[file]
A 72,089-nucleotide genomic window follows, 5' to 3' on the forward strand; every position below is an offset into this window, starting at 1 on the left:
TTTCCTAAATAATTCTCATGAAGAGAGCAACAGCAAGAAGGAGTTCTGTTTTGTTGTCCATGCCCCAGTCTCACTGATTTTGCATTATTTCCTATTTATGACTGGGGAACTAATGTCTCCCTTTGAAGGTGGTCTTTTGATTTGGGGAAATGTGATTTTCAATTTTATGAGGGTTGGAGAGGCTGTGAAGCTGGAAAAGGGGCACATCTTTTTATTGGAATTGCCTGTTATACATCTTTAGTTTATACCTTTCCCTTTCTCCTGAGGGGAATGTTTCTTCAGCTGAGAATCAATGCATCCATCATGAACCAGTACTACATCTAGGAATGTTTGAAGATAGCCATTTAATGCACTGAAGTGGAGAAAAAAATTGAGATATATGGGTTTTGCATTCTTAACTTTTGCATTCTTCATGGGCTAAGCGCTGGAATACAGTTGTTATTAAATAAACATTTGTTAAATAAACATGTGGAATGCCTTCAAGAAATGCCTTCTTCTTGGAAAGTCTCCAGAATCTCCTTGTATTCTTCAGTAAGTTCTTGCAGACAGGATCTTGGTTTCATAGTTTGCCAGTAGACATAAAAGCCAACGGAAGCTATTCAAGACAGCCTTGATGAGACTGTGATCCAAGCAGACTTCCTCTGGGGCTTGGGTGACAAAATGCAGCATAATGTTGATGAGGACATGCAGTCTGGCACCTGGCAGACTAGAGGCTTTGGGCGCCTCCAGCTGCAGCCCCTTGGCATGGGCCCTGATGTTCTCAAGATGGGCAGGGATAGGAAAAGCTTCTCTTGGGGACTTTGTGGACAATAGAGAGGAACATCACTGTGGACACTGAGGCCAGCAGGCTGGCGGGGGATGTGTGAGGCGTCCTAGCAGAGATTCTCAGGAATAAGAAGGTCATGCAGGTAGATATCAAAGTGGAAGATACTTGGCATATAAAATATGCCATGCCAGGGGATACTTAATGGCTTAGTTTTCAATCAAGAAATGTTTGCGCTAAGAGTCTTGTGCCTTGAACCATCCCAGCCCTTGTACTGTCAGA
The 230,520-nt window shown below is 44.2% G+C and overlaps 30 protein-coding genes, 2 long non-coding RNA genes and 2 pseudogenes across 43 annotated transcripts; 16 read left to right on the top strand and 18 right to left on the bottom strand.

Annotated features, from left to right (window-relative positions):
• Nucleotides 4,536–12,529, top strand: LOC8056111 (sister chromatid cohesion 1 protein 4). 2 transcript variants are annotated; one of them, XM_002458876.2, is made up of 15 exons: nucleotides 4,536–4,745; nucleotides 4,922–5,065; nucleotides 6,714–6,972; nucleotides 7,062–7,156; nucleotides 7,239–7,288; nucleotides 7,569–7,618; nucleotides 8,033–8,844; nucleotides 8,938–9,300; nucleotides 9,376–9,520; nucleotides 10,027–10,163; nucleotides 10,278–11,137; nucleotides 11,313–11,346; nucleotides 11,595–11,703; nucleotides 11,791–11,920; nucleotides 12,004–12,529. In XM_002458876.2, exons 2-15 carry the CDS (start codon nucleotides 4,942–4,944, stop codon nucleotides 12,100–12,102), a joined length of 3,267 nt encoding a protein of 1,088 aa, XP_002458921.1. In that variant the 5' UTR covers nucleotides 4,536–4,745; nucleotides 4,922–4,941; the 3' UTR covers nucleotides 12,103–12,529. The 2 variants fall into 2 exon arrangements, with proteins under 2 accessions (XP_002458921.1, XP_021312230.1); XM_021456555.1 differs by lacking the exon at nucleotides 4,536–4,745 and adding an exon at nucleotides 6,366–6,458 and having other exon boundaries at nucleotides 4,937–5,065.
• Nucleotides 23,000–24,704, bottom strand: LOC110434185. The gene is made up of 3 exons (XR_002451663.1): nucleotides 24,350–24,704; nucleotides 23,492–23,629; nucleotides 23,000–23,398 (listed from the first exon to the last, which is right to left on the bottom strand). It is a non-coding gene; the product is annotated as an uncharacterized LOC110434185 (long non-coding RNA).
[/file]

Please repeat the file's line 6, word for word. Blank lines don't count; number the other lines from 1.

• Nucleotides 23,000–24,704, bottom strand: LOC110434185. The gene is made up of 3 exons (XR_002451663.1): nucleotides 24,350–24,704; nucleotides 23,492–23,629; nucleotides 23,000–23,398 (listed from the first exon to the last, which is right to left on the bottom strand). It is a non-coding gene; the product is annotated as an uncharacterized LOC110434185 (long non-coding RNA).